US Federal Commission invests $400K in Pitt Nuclear Engineering Program
PITTSBURGH (August 21, 2018) … The U.S. Nuclear Regulatory Commission (NRC) awarded $400,000 to the University of Pittsburgh to support two graduate fellowships in nuclear engineering over the next four years.
Daniel Cole, associate professor of mechanical engineering and materials science (MEMS) and director of the Swanson School of Engineering's Stephen R. Tritch Program in Nuclear Engineering, will serve as principal investigator for the project.
"The Nuclear Engineering Program dates back to 2006 when industry partners approached the Swanson School leadership for assistance with current and projected workforce development challenges," Dr. Cole said. "We started undergraduate and graduate certificate programs in Nuclear Engineering and have grown the program since."
In 2017, thermal science researcher Heng Ban joined the Swanson School's MEMS department as R. K. Mellon Professor in Energy. He will serve as co-principal investigator of the project along with adjunct professor Thomas Congedo. Dr. Ban will be responsible for research and relationships with national labs involved in nuclear energy, and Dr. Congedo will establish industry relationships and act as a career advisor for fellows.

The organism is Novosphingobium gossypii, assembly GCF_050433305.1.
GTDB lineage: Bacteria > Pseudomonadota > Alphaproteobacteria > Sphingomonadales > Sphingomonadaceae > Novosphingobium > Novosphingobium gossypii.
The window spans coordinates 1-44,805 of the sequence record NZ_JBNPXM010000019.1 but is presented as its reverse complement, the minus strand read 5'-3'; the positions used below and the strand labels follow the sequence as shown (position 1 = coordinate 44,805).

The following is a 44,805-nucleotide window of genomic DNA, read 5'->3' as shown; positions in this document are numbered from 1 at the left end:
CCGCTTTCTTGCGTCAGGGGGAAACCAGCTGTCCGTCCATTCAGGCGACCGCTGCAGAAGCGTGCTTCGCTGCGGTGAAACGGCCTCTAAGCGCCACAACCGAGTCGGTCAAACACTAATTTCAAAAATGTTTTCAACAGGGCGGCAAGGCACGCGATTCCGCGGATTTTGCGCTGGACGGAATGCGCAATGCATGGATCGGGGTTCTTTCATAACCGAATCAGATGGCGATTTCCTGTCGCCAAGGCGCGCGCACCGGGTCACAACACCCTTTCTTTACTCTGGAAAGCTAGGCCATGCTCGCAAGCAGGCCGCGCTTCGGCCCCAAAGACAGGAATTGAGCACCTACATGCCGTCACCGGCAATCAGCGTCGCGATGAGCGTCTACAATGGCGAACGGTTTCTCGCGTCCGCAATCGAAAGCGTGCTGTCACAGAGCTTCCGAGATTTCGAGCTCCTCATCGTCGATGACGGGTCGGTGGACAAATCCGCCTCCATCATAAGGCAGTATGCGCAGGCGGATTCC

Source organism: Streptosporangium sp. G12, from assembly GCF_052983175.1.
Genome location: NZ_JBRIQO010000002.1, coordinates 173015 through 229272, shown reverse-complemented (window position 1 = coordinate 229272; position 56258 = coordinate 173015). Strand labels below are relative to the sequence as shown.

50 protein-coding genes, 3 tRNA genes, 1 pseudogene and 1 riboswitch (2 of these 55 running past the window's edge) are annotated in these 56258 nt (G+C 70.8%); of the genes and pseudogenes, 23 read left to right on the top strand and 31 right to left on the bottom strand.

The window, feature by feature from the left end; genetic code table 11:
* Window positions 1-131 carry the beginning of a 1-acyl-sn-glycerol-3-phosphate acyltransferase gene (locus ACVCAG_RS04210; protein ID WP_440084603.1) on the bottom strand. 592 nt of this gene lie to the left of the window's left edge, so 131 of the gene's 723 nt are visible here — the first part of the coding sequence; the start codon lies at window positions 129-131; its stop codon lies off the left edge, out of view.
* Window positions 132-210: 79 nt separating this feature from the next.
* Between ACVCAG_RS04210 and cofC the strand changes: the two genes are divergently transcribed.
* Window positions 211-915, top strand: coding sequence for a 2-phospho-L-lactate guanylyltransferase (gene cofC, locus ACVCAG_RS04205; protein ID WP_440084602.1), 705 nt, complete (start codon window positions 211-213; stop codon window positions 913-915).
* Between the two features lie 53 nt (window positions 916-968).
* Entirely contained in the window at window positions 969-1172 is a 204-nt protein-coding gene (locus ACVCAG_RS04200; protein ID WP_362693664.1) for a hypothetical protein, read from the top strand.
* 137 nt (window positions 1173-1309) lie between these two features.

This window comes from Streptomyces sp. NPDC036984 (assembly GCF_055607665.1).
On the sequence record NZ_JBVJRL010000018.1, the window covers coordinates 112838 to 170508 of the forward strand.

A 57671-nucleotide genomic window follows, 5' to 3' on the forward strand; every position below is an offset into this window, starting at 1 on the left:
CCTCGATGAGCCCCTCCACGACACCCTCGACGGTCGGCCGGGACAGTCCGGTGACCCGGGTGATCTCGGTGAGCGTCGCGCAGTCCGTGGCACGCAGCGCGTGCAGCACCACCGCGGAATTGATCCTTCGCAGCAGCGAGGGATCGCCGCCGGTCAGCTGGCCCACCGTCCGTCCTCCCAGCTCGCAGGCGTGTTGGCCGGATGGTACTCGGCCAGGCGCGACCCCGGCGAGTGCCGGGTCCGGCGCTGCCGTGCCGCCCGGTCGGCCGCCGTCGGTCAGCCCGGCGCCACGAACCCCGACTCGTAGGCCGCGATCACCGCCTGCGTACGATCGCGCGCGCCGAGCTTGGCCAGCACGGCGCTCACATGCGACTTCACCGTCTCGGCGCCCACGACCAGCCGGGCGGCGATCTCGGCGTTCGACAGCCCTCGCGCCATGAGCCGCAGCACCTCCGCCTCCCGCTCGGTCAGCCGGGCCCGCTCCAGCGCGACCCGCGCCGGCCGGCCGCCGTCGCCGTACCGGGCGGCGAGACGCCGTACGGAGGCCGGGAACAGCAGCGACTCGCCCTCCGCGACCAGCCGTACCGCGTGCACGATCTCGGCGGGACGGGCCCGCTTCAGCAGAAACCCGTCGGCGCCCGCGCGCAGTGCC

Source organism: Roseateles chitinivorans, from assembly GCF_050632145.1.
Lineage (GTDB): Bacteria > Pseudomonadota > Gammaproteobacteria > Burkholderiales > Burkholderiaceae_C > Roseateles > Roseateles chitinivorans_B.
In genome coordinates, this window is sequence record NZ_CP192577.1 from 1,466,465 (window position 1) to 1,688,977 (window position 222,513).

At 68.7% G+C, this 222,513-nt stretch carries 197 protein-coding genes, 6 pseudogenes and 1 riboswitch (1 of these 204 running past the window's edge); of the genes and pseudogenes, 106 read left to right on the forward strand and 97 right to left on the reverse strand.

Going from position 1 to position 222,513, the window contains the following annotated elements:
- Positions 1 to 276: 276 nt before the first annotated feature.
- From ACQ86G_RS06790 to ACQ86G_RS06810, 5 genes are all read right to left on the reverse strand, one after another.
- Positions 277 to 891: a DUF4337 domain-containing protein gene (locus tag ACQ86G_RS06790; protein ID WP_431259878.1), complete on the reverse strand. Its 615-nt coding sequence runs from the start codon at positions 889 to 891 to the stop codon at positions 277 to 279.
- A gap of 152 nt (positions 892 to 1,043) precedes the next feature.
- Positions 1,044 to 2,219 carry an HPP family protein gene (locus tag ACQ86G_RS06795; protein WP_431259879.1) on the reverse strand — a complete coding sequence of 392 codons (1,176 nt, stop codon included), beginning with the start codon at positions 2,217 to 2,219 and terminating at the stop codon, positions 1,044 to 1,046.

Both professors will leverage the strong regional presence of labs and companies involved in nuclear power technology in southwestern Pennsylvania including Westinghouse, General Electric, Bettis Naval Nuclear Laboratory, Bechtel Plant Machinery Inc., Holtec International Corporation, and FirstEnergy.
"Our program began with a strong educational focus on nuclear operations, and we have recruited reputable full-time faculty to the Swanson School who are capable of bringing in graduate fellowship awards from organizations like the NRC," said Dr. Cole.
The NRC awarded 51 grants totaling more than $15 million in 2018 to 40 academic institutions. Recipients included four-year universities and colleges, two-year trade schools and community colleges, and other institutions federally recognized as educational establishments. The grants specifically focus on developing individuals with skills to benefit nuclear advancement and safety in fields such as health physics, radiochemistry, probabilistic risk assessment, seismology, and other nuclear-related areas.
"These two new fellows will receive an educational experience that leads to a PhD and either a graduate certificate or MS in Nuclear Engineering and help grow the research portion of our program," said Dr. Cole. "In addition to providing classes in nuclear engineering, we will really be able to push the development of cutting-edge nuclear technologies for the benefit of regional industry and the surrounding communities."